As I write this a very exciting day is dawning over Fife ... The culmination, for many, of a huge amount of teamwork and cooperation as the new aircraft carrier HMS Queen Elizabeth is launched in Rosyth.
Many of my readers will already know of my naval connections as I served in the WRNS for nearly 10 years in the 80s and 90s. Therefore it is with a huge amount of pride, and happy memories of serving at Rosyth, that I will be taking an extra special interest in the launch of this new and mighty battleship.
It must have been an extraordinary project to be involved with both in terms of vision and engineering genius. The building project alone is quite unique as it has been a collaboration between three different organisations: the Ministry of Defence, BAE Systems and Babcock International.
I expect the statistics of the cost, the weaponry, the staffing and the capacity of this floating town will be filling the papers tomorrow but I am more interested in the teamwork that culminates in the production of such a vessel as well as the teamwork required to work and live closely together that an organisation like the Royal Navy creates and expects.
For any organisation we need people to work well together and get on with each other to produce the product or service. So what lessons can we learn from the launch of this mighty warship?
Firstly we need to plan ahead. Managers need to be very clear about what they are trying to achieve, where they are heading, how they are going to get there and consider the resources they need to get there. So planning is critical whether you are building an aircraft carrier or fundraising, providing a public service or producing a new product. Without a plan of what we are trying to achieve and where we are hoping to get to we will surely fail. Failure to plan; plan to fail - it is so true.
Secondly, we need to learn the importance that communication plays in teamwork - not just in giving the instructions and making sure that staff are really clear about what is expected of them, but also communication between team members. We need to communicate the plan clearly, ensuring that everyone involved really understands what is required of them, that they have the skills to deliver their tasks, that they know who to speak to if they need clarification of their roles, that they know the timescales for delivering their part in the tasks. The skill of communication is probably worthy of a separate blog all on its own but here I am merely touching on the main competences.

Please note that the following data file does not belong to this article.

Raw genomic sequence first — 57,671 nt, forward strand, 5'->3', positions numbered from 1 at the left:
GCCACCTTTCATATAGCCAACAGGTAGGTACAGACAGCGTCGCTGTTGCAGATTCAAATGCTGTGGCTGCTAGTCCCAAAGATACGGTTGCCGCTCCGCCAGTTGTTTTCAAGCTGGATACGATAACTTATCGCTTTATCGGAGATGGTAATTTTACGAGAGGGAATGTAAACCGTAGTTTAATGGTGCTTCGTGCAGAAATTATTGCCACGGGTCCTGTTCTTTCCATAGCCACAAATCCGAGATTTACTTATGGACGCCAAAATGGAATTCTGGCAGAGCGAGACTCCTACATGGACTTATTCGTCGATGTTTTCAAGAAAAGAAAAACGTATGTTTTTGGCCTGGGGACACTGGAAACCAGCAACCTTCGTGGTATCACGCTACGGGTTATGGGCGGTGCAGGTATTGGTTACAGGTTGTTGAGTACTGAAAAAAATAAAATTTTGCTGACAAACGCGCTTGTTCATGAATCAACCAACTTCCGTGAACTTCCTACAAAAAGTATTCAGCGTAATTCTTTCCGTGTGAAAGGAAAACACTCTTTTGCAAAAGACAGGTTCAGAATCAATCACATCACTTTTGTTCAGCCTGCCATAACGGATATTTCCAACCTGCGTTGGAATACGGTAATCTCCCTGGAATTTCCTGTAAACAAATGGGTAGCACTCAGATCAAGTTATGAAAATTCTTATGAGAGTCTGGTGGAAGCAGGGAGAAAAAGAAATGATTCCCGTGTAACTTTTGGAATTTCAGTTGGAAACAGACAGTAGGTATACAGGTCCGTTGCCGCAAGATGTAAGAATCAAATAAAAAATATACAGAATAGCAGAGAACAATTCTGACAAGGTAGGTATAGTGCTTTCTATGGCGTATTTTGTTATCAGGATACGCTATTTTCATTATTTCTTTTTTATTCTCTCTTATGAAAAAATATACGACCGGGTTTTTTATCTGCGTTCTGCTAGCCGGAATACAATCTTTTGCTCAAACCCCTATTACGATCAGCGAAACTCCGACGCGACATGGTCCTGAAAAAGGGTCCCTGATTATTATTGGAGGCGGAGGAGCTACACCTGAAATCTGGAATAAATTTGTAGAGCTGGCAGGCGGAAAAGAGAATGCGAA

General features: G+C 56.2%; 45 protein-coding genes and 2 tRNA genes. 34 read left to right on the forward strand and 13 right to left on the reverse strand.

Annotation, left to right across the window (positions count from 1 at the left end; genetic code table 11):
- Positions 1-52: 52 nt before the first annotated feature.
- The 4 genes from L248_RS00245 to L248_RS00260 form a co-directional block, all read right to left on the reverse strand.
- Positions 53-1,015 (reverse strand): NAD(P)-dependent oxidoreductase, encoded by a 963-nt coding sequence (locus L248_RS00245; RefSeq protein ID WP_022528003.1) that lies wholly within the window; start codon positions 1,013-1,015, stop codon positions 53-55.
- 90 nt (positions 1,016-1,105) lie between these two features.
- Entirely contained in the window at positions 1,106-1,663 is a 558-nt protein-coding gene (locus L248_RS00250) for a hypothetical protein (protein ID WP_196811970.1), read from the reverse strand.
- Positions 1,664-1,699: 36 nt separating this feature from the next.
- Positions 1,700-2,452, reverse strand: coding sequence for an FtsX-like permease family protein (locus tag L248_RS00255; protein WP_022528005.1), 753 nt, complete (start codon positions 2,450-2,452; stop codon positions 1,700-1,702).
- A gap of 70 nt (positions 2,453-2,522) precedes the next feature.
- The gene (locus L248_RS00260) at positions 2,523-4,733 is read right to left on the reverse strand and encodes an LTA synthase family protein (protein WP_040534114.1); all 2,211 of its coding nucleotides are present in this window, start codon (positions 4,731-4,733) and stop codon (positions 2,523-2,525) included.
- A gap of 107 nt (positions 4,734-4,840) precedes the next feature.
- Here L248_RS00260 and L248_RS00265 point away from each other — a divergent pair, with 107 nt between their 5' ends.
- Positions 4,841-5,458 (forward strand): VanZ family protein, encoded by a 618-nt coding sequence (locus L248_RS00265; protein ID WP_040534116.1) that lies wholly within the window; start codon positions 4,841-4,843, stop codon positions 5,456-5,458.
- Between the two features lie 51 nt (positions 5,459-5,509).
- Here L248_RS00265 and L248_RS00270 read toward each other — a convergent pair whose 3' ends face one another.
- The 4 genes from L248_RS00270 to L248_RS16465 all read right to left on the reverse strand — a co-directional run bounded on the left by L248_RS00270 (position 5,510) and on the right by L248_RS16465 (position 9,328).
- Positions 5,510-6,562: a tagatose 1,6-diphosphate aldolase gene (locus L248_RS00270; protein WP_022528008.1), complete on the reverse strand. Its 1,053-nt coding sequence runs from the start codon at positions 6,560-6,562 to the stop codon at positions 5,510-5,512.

Finally, leadership is vital. The Royal Navy, as with many large organisations, invests a large amount of time and money in nurturing its leaders. They attend various leadership courses to enable them to develop the skills of communicating, planning, making decisions, leading in difficult situations, motivating their team, striving to reach that goal. They are well trained, empowered to make decisions, coached and appraised, just like those involved in achieving the build of this warship.
I think there are many lessons we can learn in considering the development of our team leaders - how much do we invest in their development? How much do we nurture them? do we truly empower them to make and take decisions even if they get it wrong? Do we really have a learning, supportive culture or do we say we empower our staff only to quash them with poor planning and poorer communication? Leading and developing our staff are inherent in what we expect of our team leaders - are you?
PS. I wonder which malt whisky they used to launch the ship?